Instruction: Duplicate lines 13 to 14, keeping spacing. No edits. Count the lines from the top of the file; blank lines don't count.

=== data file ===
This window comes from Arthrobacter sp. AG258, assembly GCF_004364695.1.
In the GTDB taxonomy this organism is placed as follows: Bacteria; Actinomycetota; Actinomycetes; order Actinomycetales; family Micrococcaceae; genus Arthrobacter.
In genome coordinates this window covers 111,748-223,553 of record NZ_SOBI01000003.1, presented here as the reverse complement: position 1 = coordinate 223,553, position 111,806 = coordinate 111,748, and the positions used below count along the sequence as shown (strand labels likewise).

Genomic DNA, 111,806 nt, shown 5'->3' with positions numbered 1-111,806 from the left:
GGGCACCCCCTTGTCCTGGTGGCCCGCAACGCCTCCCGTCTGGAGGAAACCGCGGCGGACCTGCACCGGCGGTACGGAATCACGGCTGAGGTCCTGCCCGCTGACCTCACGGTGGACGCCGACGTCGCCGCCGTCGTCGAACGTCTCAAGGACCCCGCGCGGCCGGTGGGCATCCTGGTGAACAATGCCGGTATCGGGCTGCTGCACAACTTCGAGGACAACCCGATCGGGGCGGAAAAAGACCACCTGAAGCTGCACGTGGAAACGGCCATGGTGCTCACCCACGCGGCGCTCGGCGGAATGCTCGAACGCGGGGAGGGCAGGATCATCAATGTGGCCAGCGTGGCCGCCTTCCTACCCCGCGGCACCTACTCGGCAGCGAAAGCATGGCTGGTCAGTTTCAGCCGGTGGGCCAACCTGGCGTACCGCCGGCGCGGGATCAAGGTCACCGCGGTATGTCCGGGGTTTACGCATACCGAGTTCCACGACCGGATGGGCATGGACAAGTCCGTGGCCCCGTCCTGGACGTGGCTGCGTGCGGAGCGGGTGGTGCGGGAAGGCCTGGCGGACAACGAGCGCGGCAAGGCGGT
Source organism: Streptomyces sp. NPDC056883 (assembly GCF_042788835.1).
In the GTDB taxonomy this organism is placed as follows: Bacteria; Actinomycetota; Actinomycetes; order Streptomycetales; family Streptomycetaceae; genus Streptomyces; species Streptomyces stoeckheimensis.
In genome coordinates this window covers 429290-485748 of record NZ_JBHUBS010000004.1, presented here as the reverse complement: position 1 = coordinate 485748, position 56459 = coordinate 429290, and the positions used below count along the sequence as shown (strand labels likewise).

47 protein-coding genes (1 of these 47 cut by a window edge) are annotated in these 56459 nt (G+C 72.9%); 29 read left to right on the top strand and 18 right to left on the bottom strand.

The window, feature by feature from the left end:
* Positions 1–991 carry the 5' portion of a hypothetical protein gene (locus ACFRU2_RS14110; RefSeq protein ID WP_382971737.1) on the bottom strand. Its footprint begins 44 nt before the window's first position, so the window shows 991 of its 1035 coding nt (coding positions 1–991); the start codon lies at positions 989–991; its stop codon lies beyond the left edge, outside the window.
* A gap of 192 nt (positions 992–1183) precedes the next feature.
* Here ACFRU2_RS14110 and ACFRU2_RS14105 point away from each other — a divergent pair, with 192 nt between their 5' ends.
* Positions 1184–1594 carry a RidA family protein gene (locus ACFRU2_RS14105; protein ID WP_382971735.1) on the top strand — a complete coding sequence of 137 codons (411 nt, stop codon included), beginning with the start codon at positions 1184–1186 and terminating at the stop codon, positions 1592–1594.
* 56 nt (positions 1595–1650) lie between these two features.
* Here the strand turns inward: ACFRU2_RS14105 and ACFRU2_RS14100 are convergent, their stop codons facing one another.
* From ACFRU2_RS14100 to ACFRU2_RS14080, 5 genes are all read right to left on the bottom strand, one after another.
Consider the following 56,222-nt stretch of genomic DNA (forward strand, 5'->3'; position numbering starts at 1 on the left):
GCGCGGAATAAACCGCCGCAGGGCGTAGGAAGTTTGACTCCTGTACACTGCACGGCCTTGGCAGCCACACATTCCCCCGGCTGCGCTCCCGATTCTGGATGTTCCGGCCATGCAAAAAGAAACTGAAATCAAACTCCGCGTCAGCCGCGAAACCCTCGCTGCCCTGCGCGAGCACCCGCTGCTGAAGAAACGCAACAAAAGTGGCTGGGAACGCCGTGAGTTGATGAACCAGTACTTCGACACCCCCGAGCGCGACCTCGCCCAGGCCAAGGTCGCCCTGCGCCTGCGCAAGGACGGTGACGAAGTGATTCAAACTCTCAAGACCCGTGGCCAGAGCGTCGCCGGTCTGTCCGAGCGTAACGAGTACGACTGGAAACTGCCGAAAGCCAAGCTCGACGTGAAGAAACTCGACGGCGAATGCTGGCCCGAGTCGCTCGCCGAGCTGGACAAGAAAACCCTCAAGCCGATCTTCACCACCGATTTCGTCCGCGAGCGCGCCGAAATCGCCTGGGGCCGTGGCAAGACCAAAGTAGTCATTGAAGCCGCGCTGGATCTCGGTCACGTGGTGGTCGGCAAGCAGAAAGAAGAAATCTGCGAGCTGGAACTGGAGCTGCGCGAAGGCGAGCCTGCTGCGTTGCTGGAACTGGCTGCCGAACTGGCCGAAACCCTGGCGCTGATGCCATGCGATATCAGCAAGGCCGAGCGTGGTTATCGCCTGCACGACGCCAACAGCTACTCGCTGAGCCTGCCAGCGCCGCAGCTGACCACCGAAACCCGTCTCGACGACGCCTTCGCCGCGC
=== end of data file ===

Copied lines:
* Here ACFRU2_RS14110 and ACFRU2_RS14105 point away from each other — a divergent pair, with 192 nt between their 5' ends.
* Positions 1184–1594 carry a RidA family protein gene (locus ACFRU2_RS14105; protein ID WP_382971735.1) on the top strand — a complete coding sequence of 137 codons (411 nt, stop codon included), beginning with the start codon at positions 1184–1186 and terminating at the stop codon, positions 1592–1594.